The Impact of Race, Gender, and Experience on the Leadership Practices of Orientation Leaders
Johns, Jessica Rena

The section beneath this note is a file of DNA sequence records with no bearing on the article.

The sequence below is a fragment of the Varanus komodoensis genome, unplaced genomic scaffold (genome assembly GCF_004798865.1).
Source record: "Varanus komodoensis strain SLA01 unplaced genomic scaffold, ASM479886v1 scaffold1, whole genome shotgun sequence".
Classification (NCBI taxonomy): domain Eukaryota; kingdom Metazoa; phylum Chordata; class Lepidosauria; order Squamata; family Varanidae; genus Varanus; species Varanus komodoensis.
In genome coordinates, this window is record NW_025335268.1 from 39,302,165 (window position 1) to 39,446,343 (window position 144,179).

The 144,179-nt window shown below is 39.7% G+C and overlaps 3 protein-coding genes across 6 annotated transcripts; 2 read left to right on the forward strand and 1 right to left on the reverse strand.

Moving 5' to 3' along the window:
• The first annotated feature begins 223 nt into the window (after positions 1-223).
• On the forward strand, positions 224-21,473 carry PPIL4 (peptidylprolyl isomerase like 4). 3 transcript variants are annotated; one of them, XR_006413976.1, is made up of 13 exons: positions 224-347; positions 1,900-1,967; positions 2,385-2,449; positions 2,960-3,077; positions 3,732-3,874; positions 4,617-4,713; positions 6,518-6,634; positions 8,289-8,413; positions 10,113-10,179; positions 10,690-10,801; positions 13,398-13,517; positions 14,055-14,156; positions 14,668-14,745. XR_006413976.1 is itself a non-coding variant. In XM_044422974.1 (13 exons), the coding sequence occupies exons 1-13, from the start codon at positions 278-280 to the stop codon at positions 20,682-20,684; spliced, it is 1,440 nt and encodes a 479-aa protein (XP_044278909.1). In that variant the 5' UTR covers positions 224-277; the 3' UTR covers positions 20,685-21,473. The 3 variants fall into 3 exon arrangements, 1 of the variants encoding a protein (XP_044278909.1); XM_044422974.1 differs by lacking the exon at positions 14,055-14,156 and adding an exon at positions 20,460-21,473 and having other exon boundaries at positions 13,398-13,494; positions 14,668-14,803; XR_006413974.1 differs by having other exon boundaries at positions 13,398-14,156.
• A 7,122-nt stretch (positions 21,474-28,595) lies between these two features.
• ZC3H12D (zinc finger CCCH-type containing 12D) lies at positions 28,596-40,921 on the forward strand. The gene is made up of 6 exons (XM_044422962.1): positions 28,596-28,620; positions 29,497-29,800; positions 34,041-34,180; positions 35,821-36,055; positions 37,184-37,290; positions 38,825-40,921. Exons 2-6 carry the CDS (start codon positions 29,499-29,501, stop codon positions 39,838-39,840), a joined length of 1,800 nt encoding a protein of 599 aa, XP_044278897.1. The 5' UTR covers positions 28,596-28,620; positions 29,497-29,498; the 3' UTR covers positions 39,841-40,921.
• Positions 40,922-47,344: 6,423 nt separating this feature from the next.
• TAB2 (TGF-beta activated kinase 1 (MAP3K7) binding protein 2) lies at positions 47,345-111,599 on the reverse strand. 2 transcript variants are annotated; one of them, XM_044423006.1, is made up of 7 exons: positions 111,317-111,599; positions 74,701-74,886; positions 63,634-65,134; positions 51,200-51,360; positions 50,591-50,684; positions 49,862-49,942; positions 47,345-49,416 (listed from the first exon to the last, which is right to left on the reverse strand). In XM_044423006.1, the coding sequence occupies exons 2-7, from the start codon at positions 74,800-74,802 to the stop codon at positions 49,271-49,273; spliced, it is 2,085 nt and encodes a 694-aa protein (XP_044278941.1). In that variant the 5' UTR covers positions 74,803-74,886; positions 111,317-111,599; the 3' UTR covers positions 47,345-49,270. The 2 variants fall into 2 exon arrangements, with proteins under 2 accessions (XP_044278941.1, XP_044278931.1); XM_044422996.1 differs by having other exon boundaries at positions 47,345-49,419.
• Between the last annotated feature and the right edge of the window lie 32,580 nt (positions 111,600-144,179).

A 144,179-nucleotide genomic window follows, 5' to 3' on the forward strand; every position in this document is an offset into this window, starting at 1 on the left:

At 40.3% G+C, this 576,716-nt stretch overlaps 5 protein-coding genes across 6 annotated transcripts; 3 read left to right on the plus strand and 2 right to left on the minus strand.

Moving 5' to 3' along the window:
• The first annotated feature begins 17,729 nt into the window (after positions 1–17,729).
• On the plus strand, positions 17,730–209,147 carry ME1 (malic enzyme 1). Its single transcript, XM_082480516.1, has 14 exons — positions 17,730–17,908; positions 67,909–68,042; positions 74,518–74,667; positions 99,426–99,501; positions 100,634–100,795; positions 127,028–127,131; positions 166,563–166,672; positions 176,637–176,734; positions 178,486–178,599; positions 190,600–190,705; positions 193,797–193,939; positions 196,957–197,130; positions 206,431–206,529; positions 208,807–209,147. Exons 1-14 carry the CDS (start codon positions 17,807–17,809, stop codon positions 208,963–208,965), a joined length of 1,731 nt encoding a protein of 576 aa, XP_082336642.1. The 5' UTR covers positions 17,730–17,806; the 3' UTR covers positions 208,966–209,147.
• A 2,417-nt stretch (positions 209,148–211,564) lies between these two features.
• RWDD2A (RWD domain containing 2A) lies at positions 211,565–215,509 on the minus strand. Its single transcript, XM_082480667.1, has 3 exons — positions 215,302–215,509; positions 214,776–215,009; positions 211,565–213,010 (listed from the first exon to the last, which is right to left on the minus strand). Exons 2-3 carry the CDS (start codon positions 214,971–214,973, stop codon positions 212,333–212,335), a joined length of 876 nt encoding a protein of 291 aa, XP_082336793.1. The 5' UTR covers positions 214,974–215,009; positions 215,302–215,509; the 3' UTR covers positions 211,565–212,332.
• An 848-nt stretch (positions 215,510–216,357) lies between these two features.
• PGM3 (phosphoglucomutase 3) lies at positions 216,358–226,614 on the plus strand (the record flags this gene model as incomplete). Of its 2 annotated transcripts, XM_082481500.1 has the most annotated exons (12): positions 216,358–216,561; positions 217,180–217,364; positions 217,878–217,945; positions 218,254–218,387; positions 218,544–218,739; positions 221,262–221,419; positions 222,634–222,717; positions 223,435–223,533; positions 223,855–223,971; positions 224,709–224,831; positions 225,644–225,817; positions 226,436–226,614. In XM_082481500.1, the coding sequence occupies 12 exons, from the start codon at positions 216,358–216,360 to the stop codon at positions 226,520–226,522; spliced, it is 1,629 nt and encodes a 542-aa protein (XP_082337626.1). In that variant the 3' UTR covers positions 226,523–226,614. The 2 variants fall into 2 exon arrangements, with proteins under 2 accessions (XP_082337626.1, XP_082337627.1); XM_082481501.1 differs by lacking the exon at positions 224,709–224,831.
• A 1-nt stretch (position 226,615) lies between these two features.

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Research has examined student leadership in positions within residence life (Andersen, 2000; Levy, 1995; Posner & Brodsky, 1993; Romero-Aldaz, 2001), Greek life (Adams & Keim, 2000; Posner & Brodsky, 1992; Posner & Brodsky, 1994) and student government (Astin, 1992; Downey, Bosco, & Silver, 1984; Kuh & Lund, 1994; Schuh & Laverty, 1983; Schwartz, 1991). Very little research has been done to examine the leadership of orientation leaders. The purpose of this study was to examine the leadership practices of orientation leaders, by exploring how they rated their own leadership practices and how those practices were rated by first-year matriculants in their orientation groups. Differences by level of experience (first-year v. experienced), race (Caucasian v. non-Caucasian), and gender (male v. female) were examined. Data were collected by administering the student versions of the Leadership Practices Inventory (Kouzes & Posner, 2005a, 2005b). These instruments evaluate leadership using the Kouzes and Posner (1987, 2002a) model. The samples included 30 leaders and 584 matriculants who participated in five selected orientation sessions at a large, public research institution in the United States. Overall, orientation leaders self-reported high engagement on all five scales while matriculants indicated moderate engagement by orientation leaders on all five scales. Significant differences were revealed in the ratings of orientation leaders by level of experience and gender. Significant differences were not found in the matriculantsâ ratings of orientation leaders by level of experience or race. Interaction effects of race and gender were revealed on all five scales of orientation leader ratings.
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